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Pricey Paints and Pretty Pigments

There actually is a reason why some premium paints are so expensive. Here are a few.

premium paints
Photo by John Wikes
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At $75 to $100 per gallon, some premium paints are so expensive you'd think they were made from a champagne base and colored with pigments from moon rocks. To find out what you get for those steep prices, we looked at two high-end examples. The Donald Kaufman Color Collection ($40 to $75 per gallon) is a set of 37 preblended "full-spectrum" paints. Whereas most paints use just three pigments and obtain a static color, Kaufman's paints use up to 12 pigments to create a paint whose numerous hues react to changing light with much of the same richness and range of color found in the natural world.

Kaufman mixes his pigments with Benjamin Moore and Pratt & Lambert paint bases. These paints are available only through the Color Factory, based in Englewood, New Jersey, or Painter's Supply, in Santa Monica, California. Fine Paints of Europe ($100 a gallon), a superpremium paint, distributed in Europe as Schreuder Finishes, also produces full-spectrum paints with as many as eight pigments per gallon (the company also markets fine brushes).

Available in 110 stock colors and any custom mix, these "complex colors" are pricey because they use only the finest solids binders and pigments available; they also last longer and look good as they age. But $100 per gallon?

"High-quality paint is common in Europe," says John Lahey, the company's president, "because people tend to stay put and realize it's a good investment to apply a paint job that lasts." In the U.S., auto paint is $250 per gallon and can easily last 20 years; marine varnishes are $120 per gallon and last a decade. Yet when it comes to our biggest investment, our homes, lots of folks use the cheapest paint available, even though the cost of the paint is a small percentage of the overall painting bill.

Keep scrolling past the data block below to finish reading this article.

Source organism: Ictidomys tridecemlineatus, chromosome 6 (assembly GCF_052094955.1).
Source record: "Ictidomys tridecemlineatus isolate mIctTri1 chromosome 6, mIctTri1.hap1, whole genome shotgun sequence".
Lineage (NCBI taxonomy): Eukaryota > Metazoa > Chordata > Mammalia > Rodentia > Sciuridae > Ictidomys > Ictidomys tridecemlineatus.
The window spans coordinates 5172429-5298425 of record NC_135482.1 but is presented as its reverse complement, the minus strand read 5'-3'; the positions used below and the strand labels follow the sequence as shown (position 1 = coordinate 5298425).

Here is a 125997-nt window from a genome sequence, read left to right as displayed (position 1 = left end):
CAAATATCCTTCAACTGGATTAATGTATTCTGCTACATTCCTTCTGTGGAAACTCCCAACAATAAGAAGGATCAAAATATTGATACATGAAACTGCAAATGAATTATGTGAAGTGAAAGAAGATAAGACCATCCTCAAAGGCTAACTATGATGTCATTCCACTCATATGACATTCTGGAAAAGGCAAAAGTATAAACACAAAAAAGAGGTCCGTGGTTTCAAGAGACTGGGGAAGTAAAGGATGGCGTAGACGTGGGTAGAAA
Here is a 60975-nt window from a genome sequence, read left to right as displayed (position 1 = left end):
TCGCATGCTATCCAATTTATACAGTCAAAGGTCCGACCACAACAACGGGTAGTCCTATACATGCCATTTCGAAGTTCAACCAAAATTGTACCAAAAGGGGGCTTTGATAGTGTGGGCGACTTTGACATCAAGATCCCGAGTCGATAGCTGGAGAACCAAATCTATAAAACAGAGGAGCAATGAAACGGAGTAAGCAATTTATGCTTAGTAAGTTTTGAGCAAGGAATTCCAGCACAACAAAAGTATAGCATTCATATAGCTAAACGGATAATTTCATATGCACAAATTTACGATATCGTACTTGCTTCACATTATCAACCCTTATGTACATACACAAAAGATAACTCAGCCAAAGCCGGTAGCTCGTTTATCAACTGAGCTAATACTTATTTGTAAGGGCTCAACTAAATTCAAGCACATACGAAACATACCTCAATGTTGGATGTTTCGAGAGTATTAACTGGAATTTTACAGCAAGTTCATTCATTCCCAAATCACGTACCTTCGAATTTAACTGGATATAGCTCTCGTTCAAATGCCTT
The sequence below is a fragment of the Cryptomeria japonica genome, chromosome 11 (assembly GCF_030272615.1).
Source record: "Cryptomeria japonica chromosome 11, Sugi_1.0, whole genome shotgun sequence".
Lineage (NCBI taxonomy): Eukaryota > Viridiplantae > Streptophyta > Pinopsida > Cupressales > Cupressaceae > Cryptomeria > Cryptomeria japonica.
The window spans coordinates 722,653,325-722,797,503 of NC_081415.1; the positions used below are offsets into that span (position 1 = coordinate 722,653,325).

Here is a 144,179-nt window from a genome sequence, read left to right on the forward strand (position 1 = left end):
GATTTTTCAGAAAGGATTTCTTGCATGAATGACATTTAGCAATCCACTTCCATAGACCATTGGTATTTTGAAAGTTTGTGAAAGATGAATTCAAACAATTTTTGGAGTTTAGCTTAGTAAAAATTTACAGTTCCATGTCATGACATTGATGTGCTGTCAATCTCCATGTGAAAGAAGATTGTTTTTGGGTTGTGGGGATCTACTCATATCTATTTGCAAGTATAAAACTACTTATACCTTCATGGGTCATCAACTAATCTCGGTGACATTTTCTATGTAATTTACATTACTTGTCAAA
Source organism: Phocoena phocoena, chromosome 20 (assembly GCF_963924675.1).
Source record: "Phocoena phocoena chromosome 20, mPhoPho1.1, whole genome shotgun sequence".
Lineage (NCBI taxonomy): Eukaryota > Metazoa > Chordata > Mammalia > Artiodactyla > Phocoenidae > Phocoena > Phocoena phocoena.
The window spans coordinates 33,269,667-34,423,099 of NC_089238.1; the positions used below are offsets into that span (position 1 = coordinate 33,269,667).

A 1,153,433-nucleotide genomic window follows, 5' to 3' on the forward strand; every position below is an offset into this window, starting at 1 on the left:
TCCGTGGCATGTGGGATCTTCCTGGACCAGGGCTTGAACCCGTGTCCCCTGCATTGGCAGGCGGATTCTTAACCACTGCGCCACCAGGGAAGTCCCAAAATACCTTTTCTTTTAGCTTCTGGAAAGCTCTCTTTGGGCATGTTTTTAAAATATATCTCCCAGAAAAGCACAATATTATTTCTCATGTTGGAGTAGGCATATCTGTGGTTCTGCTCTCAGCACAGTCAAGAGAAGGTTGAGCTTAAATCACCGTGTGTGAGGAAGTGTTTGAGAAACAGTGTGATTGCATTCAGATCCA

You get what you pay for in paint, and in our product you get the best."
At $75 to $100 per gallon, some premium paints are so expensive you'd think they were made from a champagne base and colored with pigments from moon rocks. To find out what you get for those steep prices, we looked at two high-end examples. The Donald Kaufman Color Collection ($40 to $75 per gallon) is a set of 37 preblended "full-spectrum" paints. Whereas most paints use just three pigments and obtain a static color, Kaufman's paints use up to 12 pigments to create a paint whose numerous hues react to changing light with much of the same richness and range of color found in the natural world.

Kaufman mixes his pigments with Benjamin Moore and Pratt & Lambert paint bases. These paints are available only through the Color Factory, based in Englewood, New Jersey, or Painter's Supply, in Santa Monica, California. Fine Paints of Europe ($100 a gallon), a superpremium paint, distributed in Europe as Schreuder Finishes, also produces full-spectrum paints with as many as eight pigments per gallon (the company also markets fine brushes).

Available in 110 stock colors and any custom mix, these "complex colors" are pricey because they use only the finest solids binders and pigments available; they also last longer and look good as they age. But $100 per gallon?

"High-quality paint is common in Europe," says John Lahey, the company's president, "because people tend to stay put and realize it's a good investment to apply a paint job that lasts." In the U.S., auto paint is $250 per gallon and can easily last 20 years; marine varnishes are $120 per gallon and last a decade. Yet when it comes to our biggest investment, our homes, lots of folks use the cheapest paint available, even though the cost of the paint is a small percentage of the overall painting bill.

You get what you pay for in paint, and in our product you get the best."
 
 

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